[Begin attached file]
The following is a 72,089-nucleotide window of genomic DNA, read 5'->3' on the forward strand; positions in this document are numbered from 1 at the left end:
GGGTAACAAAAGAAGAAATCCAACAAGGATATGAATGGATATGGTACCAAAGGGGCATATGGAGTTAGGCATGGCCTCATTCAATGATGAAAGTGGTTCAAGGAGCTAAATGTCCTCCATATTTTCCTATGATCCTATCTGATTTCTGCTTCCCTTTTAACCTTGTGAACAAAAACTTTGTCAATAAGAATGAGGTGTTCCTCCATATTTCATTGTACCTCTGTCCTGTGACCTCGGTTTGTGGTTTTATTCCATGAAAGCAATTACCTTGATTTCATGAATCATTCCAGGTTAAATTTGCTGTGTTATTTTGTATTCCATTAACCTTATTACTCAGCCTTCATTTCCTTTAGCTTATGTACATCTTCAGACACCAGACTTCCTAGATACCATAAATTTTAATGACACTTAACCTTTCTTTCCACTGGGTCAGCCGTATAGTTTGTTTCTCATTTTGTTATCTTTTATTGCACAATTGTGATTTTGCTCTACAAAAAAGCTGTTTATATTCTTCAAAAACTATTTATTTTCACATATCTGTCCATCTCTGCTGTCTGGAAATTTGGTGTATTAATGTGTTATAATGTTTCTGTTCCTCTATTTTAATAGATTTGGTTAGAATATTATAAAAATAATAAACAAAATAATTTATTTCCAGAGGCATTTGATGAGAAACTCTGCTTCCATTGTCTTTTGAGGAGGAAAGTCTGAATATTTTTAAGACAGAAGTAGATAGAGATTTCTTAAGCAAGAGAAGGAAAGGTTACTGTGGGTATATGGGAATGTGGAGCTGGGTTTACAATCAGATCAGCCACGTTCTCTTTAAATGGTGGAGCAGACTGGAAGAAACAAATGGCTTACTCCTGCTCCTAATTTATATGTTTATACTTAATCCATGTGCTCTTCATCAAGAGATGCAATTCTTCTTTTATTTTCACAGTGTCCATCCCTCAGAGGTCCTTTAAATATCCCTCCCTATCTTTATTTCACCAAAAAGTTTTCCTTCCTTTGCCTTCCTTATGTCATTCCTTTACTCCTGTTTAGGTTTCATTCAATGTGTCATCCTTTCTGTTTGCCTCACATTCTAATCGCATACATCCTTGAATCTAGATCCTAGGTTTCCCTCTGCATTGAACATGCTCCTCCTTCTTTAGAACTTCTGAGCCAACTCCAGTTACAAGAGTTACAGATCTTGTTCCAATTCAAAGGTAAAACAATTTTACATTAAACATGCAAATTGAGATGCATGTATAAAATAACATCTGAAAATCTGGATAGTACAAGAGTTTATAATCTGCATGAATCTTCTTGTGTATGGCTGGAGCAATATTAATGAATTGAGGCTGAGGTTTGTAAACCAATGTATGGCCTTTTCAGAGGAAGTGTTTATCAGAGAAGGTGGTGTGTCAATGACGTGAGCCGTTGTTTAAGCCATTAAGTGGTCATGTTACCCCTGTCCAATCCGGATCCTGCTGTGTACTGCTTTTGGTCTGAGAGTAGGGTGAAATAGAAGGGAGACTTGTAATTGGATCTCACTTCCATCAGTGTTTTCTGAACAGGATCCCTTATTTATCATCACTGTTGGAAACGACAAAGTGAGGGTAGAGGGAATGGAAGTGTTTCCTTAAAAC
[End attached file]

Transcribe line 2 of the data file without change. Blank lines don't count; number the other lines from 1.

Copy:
GGGTAACAAAAGAAGAAATCCAACAAGGATATGAATGGATATGGTACCAAAGGGGCATATGGAGTTAGGCATGGCCTCATTCAATGATGAAAGTGGTTCAAGGAGCTAAATGTCCTCCATATTTTCCTATGATCCTATCTGATTTCTGCTTCCCTTTTAACCTTGTGAACAAAAACTTTGTCAATAAGAATGAGGTGTTCCTCCATATTTCATTGTACCTCTGTCCTGTGACCTCGGTTTGTGGTTTTATTCCATGAAAGCAATTACCTTGATTTCATGAATCATTCCAGGTTAAATTTGCTGTGTTATTTTGTATTCCATTAACCTTATTACTCAGCCTTCATTTCCTTTAGCTTATGTACATCTTCAGACACCAGACTTCCTAGATACCATAAATTTTAATGACACTTAACCTTTCTTTCCACTGGGTCAGCCGTATAGTTTGTTTCTCATTTTGTTATCTTTTATTGCACAATTGTGATTTTGCTCTACAAAAAAGCTGTTTATATTCTTCAAAAACTATTTATTTTCACATATCTGTCCATCTCTGCTGTCTGGAAATTTGGTGTATTAATGTGTTATAATGTTTCTGTTCCTCTATTTTAATAGATTTGGTTAGAATATTATAAAAATAATAAACAAAATAATTTATTTCCAGAGGCATTTGATGAGAAACTCTGCTTCCATTGTCTTTTGAGGAGGAAAGTCTGAATATTTTTAAGACAGAAGTAGATAGAGATTTCTTAAGCAAGAGAAGGAAAGGTTACTGTGGGTATATGGGAATGTGGAGCTGGGTTTACAATCAGATCAGCCACGTTCTCTTTAAATGGTGGAGCAGACTGGAAGAAACAAATGGCTTACTCCTGCTCCTAATTTATATGTTTATACTTAATCCATGTGCTCTTCATCAAGAGATGCAATTCTTCTTTTATTTTCACAGTGTCCATCCCTCAGAGGTCCTTTAAATATCCCTCCCTATCTTTATTTCACCAAAAAGTTTTCCTTCCTTTGCCTTCCTTATGTCATTCCTTTACTCCTGTTTAGGTTTCATTCAATGTGTCATCCTTTCTGTTTGCCTCACATTCTAATCGCATACATCCTTGAATCTAGATCCTAGGTTTCCCTCTGCATTGAACATGCTCCTCCTTCTTTAGAACTTCTGAGCCAACTCCAGTTACAAGAGTTACAGATCTTGTTCCAATTCAAAGGTAAAACAATTTTACATTAAACATGCAAATTGAGATGCATGTATAAAATAACATCTGAAAATCTGGATAGTACAAGAGTTTATAATCTGCATGAATCTTCTTGTGTATGGCTGGAGCAATATTAATGAATTGAGGCTGAGGTTTGTAAACCAATGTATGGCCTTTTCAGAGGAAGTGTTTATCAGAGAAGGTGGTGTGTCAATGACGTGAGCCGTTGTTTAAGCCATTAAGTGGTCATGTTACCCCTGTCCAATCCGGATCCTGCTGTGTACTGCTTTTGGTCTGAGAGTAGGGTGAAATAGAAGGGAGACTTGTAATTGGATCTCACTTCCATCAGTGTTTTCTGAACAGGATCCCTTATTTATCATCACTGTTGGAAACGACAAAGTGAGGGTAGAGGGAATGGAAGTGTTTCCTTAAAAC